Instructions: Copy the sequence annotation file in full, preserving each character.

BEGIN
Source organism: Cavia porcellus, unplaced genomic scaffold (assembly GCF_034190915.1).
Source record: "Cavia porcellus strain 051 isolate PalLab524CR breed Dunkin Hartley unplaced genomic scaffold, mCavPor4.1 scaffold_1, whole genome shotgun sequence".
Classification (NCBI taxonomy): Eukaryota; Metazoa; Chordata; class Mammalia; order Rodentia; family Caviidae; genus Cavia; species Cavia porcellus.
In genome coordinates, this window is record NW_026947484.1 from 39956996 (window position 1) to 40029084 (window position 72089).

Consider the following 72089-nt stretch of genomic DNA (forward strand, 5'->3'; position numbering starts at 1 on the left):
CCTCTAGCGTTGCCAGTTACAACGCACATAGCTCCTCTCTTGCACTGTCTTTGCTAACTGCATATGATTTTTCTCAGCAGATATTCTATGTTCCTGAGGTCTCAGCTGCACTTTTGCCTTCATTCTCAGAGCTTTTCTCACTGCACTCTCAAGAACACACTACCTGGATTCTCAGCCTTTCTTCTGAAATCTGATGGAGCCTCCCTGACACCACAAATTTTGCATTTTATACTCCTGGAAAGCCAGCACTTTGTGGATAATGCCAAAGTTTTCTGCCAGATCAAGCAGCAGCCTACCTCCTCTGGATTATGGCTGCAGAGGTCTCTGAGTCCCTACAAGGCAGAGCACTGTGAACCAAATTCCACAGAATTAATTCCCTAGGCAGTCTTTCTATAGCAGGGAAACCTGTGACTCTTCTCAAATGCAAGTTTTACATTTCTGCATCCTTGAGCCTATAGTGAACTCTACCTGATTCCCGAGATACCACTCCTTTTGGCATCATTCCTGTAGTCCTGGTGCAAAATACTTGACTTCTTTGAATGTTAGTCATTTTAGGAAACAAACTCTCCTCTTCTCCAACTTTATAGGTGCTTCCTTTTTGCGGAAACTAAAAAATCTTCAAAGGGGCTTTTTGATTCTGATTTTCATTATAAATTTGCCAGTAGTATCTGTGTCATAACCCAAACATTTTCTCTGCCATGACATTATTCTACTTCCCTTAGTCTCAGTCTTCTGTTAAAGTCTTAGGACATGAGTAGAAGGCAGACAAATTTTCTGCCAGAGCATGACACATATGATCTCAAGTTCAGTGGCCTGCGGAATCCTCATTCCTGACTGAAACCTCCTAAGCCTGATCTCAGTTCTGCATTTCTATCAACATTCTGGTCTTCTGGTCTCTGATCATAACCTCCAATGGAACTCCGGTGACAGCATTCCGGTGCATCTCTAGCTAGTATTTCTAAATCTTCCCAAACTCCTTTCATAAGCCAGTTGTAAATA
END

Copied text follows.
Source organism: Cavia porcellus, unplaced genomic scaffold (assembly GCF_034190915.1).
Source record: "Cavia porcellus strain 051 isolate PalLab524CR breed Dunkin Hartley unplaced genomic scaffold, mCavPor4.1 scaffold_1, whole genome shotgun sequence".
Classification (NCBI taxonomy): Eukaryota; Metazoa; Chordata; class Mammalia; order Rodentia; family Caviidae; genus Cavia; species Cavia porcellus.
In genome coordinates, this window is record NW_026947484.1 from 39956996 (window position 1) to 40029084 (window position 72089).

Consider the following 72089-nt stretch of genomic DNA (forward strand, 5'->3'; position numbering starts at 1 on the left):
CCTCTAGCGTTGCCAGTTACAACGCACATAGCTCCTCTCTTGCACTGTCTTTGCTAACTGCATATGATTTTTCTCAGCAGATATTCTATGTTCCTGAGGTCTCAGCTGCACTTTTGCCTTCATTCTCAGAGCTTTTCTCACTGCACTCTCAAGAACACACTACCTGGATTCTCAGCCTTTCTTCTGAAATCTGATGGAGCCTCCCTGACACCACAAATTTTGCATTTTATACTCCTGGAAAGCCAGCACTTTGTGGATAATGCCAAAGTTTTCTGCCAGATCAAGCAGCAGCCTACCTCCTCTGGATTATGGCTGCAGAGGTCTCTGAGTCCCTACAAGGCAGAGCACTGTGAACCAAATTCCACAGAATTAATTCCCTAGGCAGTCTTTCTATAGCAGGGAAACCTGTGACTCTTCTCAAATGCAAGTTTTACATTTCTGCATCCTTGAGCCTATAGTGAACTCTACCTGATTCCCGAGATACCACTCCTTTTGGCATCATTCCTGTAGTCCTGGTGCAAAATACTTGACTTCTTTGAATGTTAGTCATTTTAGGAAACAAACTCTCCTCTTCTCCAACTTTATAGGTGCTTCCTTTTTGCGGAAACTAAAAAATCTTCAAAGGGGCTTTTTGATTCTGATTTTCATTATAAATTTGCCAGTAGTATCTGTGTCATAACCCAAACATTTTCTCTGCCATGACATTATTCTACTTCCCTTAGTCTCAGTCTTCTGTTAAAGTCTTAGGACATGAGTAGAAGGCAGACAAATTTTCTGCCAGAGCATGACACATATGATCTCAAGTTCAGTGGCCTGCGGAATCCTCATTCCTGACTGAAACCTCCTAAGCCTGATCTCAGTTCTGCATTTCTATCAACATTCTGGTCTTCTGGTCTCTGATCATAACCTCCAATGGAACTCCGGTGACAGCATTCCGGTGCATCTCTAGCTAGTATTTCTAAATCTTCCCAAACTCCTTTCATAAGCCAGTTGTAAATA